On Saturday afternoon, there was a screening of Helen's films in Adams House as part of our fifteenth reunion (the whole idea of reunions makes me crazy with irritation, they are so much not what I like about the whole business of these universities, not to mention the events are so expensive that a normal person quite simply cannot afford to attend, but I will attempt to contain my spleen and get down to the main point). Those films are quite the loveliest thing and I will link when they're being shown elsewhere--there should be a screening in New York sometime next year, at any rate. This is what I said about Helen afterwards.
A disproportionate number of my memories of Helen contain some kind of sweet, usually cake. I remember going to an academic conference in New Orleans in the spring of 2001, for instance, and receiving a most lovely welcome visit from Paul and Helen at my hotel the evening I got in—I was supposed to see them a couple days later, but Helen just didn’t think it was right not to welcome me personally. She had with her a slab of extremely sticky and dense-looking vegan cake, which she was fully bent on leaving with me in case I needed a snack, and only my most earnest entreaties and truthful warnings that I wasn’t going to eat it led her to take it away with her again!
But we had beignets at Café du Monde, of course, and the next time I saw Paul and Helen in New Orleans, in May of 2003, we went on an expedition to see the Bindlestiff Family Circus again bearing left-over cake—that technology that lets you go to the grocery store and get a photograph sort of laminated onto the top of the cake icing was peculiarly well suited to Helen’s aesthetic, this cake bore (am I remembering correctly?) an enchanting blue-haired portrait of Helen & was left over from her birthday (the cake had been carefully cut around the rim of the portrait so as to keep the important part of the picture intact).
There’s a sort of platonic ideal of cake that I see in my head when I think of Helen—personally I’m a fan of the luridly iced cupcake—and the cake I’m thinking of now is like what you’d see, oh, in one of those original Babar the Elephant illustrations, or an English children’s book from the 1950s. It’s a modest little cake, just big enough for one person, with beautiful pink icing and a little cherry on top, with a sort of classic outline and symmetry that makes my mouth water just thinking about it.
I’ve been kicking myself all spring for a terrible missed opportunity. I never got to talk to Helen about teaching! Helen was an immensely talented person whose modesty led her to downplay many of her achievements. Her sense of playfulness may have sometimes been misleading, though in my opinion all the best artists in any field (from tennis-players to ophthalmologists) retain that sense of high-level play in their work. Good teaching more than most other things requires a sense of play as well as imagination, generosity of spirit and a high-level quality of attention, and of course these were exactly Helen’s qualities.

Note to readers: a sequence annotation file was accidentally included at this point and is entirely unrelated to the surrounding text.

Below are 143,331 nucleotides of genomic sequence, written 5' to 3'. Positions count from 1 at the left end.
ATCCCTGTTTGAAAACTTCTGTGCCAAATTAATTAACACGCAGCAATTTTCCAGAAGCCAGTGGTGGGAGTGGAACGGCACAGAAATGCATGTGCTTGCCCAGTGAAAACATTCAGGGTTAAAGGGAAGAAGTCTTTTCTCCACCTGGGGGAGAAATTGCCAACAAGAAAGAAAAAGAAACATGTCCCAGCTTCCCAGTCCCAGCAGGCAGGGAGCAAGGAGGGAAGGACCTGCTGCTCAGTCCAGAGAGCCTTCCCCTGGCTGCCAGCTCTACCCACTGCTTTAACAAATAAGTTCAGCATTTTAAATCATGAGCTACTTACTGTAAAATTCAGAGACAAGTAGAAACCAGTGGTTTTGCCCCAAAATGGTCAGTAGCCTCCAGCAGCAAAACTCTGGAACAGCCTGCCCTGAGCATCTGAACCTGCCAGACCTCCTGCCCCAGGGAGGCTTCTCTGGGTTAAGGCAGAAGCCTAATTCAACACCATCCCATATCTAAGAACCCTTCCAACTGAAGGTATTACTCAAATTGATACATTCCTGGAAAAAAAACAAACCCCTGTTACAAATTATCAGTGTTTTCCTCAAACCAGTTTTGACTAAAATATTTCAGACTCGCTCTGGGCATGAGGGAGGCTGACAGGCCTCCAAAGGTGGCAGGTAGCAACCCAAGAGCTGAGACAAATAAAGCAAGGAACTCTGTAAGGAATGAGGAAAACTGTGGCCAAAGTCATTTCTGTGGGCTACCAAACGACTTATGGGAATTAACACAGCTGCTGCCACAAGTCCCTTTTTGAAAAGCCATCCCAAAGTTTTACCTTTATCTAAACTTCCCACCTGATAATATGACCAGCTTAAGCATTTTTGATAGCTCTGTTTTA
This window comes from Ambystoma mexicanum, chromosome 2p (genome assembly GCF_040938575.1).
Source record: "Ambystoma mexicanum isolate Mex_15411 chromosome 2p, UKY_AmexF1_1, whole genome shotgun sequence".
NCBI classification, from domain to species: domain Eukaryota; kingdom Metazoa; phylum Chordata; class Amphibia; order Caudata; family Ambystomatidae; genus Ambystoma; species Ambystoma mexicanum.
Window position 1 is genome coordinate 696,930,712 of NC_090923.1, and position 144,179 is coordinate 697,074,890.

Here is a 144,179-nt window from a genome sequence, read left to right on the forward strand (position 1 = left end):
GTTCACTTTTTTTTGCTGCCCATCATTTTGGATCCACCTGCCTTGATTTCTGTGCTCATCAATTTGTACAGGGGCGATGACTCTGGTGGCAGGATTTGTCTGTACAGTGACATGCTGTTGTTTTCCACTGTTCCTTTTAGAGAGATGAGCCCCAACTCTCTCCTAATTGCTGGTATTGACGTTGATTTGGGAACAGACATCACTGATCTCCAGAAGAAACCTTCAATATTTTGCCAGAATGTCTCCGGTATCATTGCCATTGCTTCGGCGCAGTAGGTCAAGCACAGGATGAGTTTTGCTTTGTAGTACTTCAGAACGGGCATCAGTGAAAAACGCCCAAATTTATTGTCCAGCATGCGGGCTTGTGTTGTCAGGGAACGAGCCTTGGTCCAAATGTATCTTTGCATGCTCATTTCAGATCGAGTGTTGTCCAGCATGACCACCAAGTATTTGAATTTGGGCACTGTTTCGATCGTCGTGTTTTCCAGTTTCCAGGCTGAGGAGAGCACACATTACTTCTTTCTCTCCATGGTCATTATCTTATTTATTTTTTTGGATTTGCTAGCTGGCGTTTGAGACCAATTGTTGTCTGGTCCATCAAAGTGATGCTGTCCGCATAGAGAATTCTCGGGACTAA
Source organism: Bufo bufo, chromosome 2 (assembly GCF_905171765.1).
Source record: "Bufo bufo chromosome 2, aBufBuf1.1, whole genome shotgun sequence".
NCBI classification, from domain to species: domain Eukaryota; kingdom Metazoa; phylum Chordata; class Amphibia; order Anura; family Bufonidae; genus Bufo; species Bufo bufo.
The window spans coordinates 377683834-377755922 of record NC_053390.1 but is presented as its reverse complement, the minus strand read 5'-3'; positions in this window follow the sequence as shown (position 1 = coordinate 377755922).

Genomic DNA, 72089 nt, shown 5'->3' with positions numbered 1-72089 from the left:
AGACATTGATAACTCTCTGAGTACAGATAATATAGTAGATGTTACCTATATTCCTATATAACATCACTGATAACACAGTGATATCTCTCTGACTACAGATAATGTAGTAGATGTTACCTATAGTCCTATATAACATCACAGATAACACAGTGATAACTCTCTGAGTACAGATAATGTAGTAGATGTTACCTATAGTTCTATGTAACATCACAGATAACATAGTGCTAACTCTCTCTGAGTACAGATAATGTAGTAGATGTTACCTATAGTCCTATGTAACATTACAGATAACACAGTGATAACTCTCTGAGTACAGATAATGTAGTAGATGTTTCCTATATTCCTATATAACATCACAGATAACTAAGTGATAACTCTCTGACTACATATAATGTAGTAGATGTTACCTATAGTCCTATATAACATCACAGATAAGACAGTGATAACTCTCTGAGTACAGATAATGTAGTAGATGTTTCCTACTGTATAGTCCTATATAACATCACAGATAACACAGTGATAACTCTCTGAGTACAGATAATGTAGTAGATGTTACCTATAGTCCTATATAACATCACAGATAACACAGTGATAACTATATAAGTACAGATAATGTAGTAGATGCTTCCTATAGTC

As I read the memories from film-school classmates and film students of Helen’s in the memorial zine, I was overwhelmed with the glimpses they gave me of an inspired teacher at work. Madam Winger Makes a Film shows us that side of Helen also. What a teacher Helen must have been—both by nature and nurture, I strongly suspect this was partly a gift from her mother—and the thing about teaching is that it leaves so much good stuff behind even when it’s gone. The results may not show up in concrete form, like a film or a poem or a song, but those students of Helen’s are out there in the world now not just remembering her and celebrating her when they make their own films, but also remembering and celebrating and carrying on her work in their teaching as well.
We can’t all make films (though Helen would say we can!), but we can make other things—we can even make cupcakes!—and we can teach other people how to stretch and expand their own minds and hearts, and when we do those things we will be doing them very much in Helen’s memory, and Helen’s spirit.
[Postscript. The eye doctor with a sense of playfulness and passion for his work--I am not sure if ophthalmologist really is the right term, but I thought it sounded better that way--is someone I actually met last week, I can't remember the last time I met someone so enthusiastic about his job! It was hilarious--the thing that got me in to deal with the eye thing is (a) needing prescription sunglasses for safe cycling and (b) really I have gotten awfully short-sighted, I must start wearing glasses much more of the time rather than just for plays and movies (I destroyed my eyesight by reading three times through the Riverside Shakespeare over one summer as part of a maniacal orals-studying initiative), just because I like wandering around in a short-sighted daydreamish haze does not mean it's a good idea and (c) I thought glasses-wearing would be more likely to happen if I got some new ones with more exciting frames and the non-reflective lenses I was too cheap to spring for the last time. So this guy just loves his job, I can't even tell you how much! "So, what color do you think the inside of your eye is?" he asked me as he bounced like a slender Tigger around the examining room. I disclaimed any knowledge of the color of the inside of my eye. "It's a pinky-orange, like raw salmon!" he said. The other highlight was him quite gleefully telling me that I had a harmless but interesting birthmark on the inside of my eye with the quite wonderful name Mittendorf dot. "So if anyone's ever looking into your eye in the future and wonders about it, you can tell them you have a Mittendorf dot!"]